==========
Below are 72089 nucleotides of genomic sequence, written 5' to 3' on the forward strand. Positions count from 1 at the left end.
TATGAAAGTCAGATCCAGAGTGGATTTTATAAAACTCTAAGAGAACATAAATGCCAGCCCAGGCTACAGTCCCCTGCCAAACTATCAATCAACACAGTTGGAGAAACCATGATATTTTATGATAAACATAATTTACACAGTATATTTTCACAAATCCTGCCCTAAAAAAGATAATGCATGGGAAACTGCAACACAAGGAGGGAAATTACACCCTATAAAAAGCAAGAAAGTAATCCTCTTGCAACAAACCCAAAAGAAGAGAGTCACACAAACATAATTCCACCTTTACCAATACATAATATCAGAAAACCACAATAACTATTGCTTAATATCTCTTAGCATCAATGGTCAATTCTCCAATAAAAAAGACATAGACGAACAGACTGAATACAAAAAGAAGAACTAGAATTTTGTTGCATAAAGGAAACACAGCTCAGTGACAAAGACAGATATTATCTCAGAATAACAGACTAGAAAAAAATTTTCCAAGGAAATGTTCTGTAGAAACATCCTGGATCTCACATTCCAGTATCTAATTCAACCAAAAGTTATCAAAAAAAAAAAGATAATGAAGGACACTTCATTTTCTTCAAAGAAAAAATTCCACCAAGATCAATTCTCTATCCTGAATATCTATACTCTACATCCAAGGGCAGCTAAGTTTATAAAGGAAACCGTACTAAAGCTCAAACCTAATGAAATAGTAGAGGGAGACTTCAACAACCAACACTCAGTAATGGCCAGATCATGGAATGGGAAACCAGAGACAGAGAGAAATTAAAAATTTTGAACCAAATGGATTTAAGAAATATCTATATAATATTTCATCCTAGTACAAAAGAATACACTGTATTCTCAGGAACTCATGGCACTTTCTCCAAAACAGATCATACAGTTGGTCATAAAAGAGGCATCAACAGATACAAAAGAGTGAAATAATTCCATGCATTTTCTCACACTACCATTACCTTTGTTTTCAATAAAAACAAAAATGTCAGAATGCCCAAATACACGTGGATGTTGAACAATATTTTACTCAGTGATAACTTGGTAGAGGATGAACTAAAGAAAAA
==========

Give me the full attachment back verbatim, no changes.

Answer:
Below are 72089 nucleotides of genomic sequence, written 5' to 3' on the forward strand. Positions count from 1 at the left end.
TATGAAAGTCAGATCCAGAGTGGATTTTATAAAACTCTAAGAGAACATAAATGCCAGCCCAGGCTACAGTCCCCTGCCAAACTATCAATCAACACAGTTGGAGAAACCATGATATTTTATGATAAACATAATTTACACAGTATATTTTCACAAATCCTGCCCTAAAAAAGATAATGCATGGGAAACTGCAACACAAGGAGGGAAATTACACCCTATAAAAAGCAAGAAAGTAATCCTCTTGCAACAAACCCAAAAGAAGAGAGTCACACAAACATAATTCCACCTTTACCAATACATAATATCAGAAAACCACAATAACTATTGCTTAATATCTCTTAGCATCAATGGTCAATTCTCCAATAAAAAAGACATAGACGAACAGACTGAATACAAAAAGAAGAACTAGAATTTTGTTGCATAAAGGAAACACAGCTCAGTGACAAAGACAGATATTATCTCAGAATAACAGACTAGAAAAAAATTTTCCAAGGAAATGTTCTGTAGAAACATCCTGGATCTCACATTCCAGTATCTAATTCAACCAAAAGTTATCAAAAAAAAAAAGATAATGAAGGACACTTCATTTTCTTCAAAGAAAAAATTCCACCAAGATCAATTCTCTATCCTGAATATCTATACTCTACATCCAAGGGCAGCTAAGTTTATAAAGGAAACCGTACTAAAGCTCAAACCTAATGAAATAGTAGAGGGAGACTTCAACAACCAACACTCAGTAATGGCCAGATCATGGAATGGGAAACCAGAGACAGAGAGAAATTAAAAATTTTGAACCAAATGGATTTAAGAAATATCTATATAATATTTCATCCTAGTACAAAAGAATACACTGTATTCTCAGGAACTCATGGCACTTTCTCCAAAACAGATCATACAGTTGGTCATAAAAGAGGCATCAACAGATACAAAAGAGTGAAATAATTCCATGCATTTTCTCACACTACCATTACCTTTGTTTTCAATAAAAACAAAAATGTCAGAATGCCCAAATACACGTGGATGTTGAACAATATTTTACTCAGTGATAACTTGGTAGAGGATGAACTAAAGAAAAA